Before I go much farther, I have to say that I don't think much of this. There's too much odor of Hippy to it - celebrating some bad fortunes in the fossil fuel industry for one, and they seem to be completely in favor of big government interventions that always seem to bring more unintended consequences than actual improvement. On the other hand, they point out some real contributions to making the world a better place, mostly brought to you as usual by doctors, research scientists, and, yes, engineers. Some of the things they list:
Add to that impressive list (largely) from the Evil Devil Big Pharma industry, that Leprosy has almost been wiped out, with cases down by 97% since 1985. Other infectious diseases for which there are successful vaccines are also being reduced to much lower rates of infection.1. This year, the World Health Organization unveiled a new vaccine that’s cheap and effective enough to end cholera, one of humanity’s greatest ever killers. New York Times
2. Cancer deaths have dropped by 25% in the United States since 1991, saving more than 2 million lives. Breast cancer deaths have fallen by 39%, saving the lives of 322,600 women. Time
3. Zika all but disappeared in 2017. Cases plummeted in Latin America and the Caribbean, and most people in those places are now immune. Science Mag
8. Premature deaths for the world’s four biggest noncommunicable diseases — cardiovascular, cancer, diabetes and chronic respiratory — have declined by 16% since 2000. World Bank
9. Global abortion rates have fallen from around 40 procedures per 1,000 women in the early 1990s, to 35 procedures per 1,000 women today. In the United States, abortion rates have reached their lowest level since 1973. Vox
12. The United Kingdom announced a 20% fall in the incidence of dementia over the past two decades, meaning 40,000 fewer people are being affected every year. iNews
13. Thanks to better access to clean water and sanitation, the number of children around the world who are dying from diarrhoea has fallen by a third since 2005. BBC
Mauldin chimes in with this shocker:
I read last week that there are 2,049 different types of cancer trials being run all over the world. The one I am most focused on is being conducted by a company called Bexion in Cincinnati/West Covington, Kentucky. They are engaged in a phase I trial and are seeing truly remarkable results with late-stage brain gliomas and pancreatic cancer. Essentially, the patients involved in the trial were the walking dead. The team has treated another person with a type of brain cancer for which there is not even a recognized protocol. This type of tumor is completely inoperable: You just die within a year. A thousand people a year get this type of cancer, and there are usually a number of pediatric cases. It is too soon to know the final outcome, but the person treated has gone from being mostly paralyzed on his right side to being up and walking around, and the tumor has shrunk by 59% in just a few months.. All involved are still shaking their heads. But the researchers know the mechanism of action and are ultimately hoping it works on all mass tumors.The world dedicated more space to parks and conservation
17. Chile set aside 11 million acres of land for national parks in Patagonia, following the largest-ever private land donation from a private entity to a country. SmithsonianAnd it goes on (there are 99 on the list, after all)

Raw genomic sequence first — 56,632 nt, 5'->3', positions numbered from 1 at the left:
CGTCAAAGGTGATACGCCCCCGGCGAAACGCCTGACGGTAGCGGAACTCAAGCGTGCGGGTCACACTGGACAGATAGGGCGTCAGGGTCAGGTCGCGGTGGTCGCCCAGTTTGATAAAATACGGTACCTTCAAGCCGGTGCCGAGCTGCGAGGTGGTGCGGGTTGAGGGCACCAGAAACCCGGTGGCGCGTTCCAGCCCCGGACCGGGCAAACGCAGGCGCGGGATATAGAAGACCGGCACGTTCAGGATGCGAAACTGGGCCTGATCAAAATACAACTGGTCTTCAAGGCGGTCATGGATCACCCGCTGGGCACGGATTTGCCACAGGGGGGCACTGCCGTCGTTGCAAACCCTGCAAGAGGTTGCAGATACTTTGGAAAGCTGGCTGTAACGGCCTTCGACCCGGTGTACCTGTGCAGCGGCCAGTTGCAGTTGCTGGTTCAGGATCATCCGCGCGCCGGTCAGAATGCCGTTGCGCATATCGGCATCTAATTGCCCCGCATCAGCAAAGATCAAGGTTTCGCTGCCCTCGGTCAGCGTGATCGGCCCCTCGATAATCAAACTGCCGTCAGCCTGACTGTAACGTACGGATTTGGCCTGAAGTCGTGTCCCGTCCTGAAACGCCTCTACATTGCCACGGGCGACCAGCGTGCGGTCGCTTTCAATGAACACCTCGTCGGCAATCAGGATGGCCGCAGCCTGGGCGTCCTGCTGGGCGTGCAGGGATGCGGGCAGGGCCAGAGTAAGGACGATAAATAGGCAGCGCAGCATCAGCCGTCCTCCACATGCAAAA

21. A province in Pakistan announced it has planted one billion trees in two years, in response to the terrible floods of 2015. Independent
28. Cameroon committed to restoring over 12 million hectares of forest in the Congo Basin, and Brazil started a project to plant 73 million trees, the largest tropical reforestation project in history. Fast Co.
31. The International Energy Agency announced that nearly 1.2 billion people around the world have gained access to electricity in the last 16 years.Gaining access to electricity is a big one. That’s one of the first steps out of poverty. All the modern technologies that enrich our lives and wallets need electricity to work. Gaining it is truly a life-changer. For an example, look no farther than Puerto Rico, where Hurricane Maria's aftermath still has 50% of the island without electricity and back to literal dark ages.
34. In the last three years, the number of people in China living below the poverty line decreased from 99 million to 43.4 million. And since 2010, Chinese income inequality has been falling steadily. Quartz
The list, though, doesn't cover this shocker that John Mauldin put in his newsletter.
We are using roughly the same amount of water in the US as we did back in 1970, but the population has grown by almost 50%. We are producing vastly more food, generating more hydroelectric energy, and doing more of all the other things that can only be done with water. The chart below is from the USGS Water Science School. Other charts on that page indicate that the largest use of water is for the generation of thermoelectric power. And this is the trend all over the developed world: more efficient use and better conservation of water.Using the same amount of water as we did in 1970 with 50% more population is really an important thing. It's a jarring reality that as soon as you run clean, treated tap water down your sink, it becomes sewage.
Again, I might quibble with the authors on some items. They clearly think global warming is a real problem, and they are anti-fossil fuels which, with no real alternative in many places, is immoral. No other commodity in history has helped advance the quality of life for more people. As I said above, they seem to love big government interventions. Still, most of the 99 items represent welcome progress.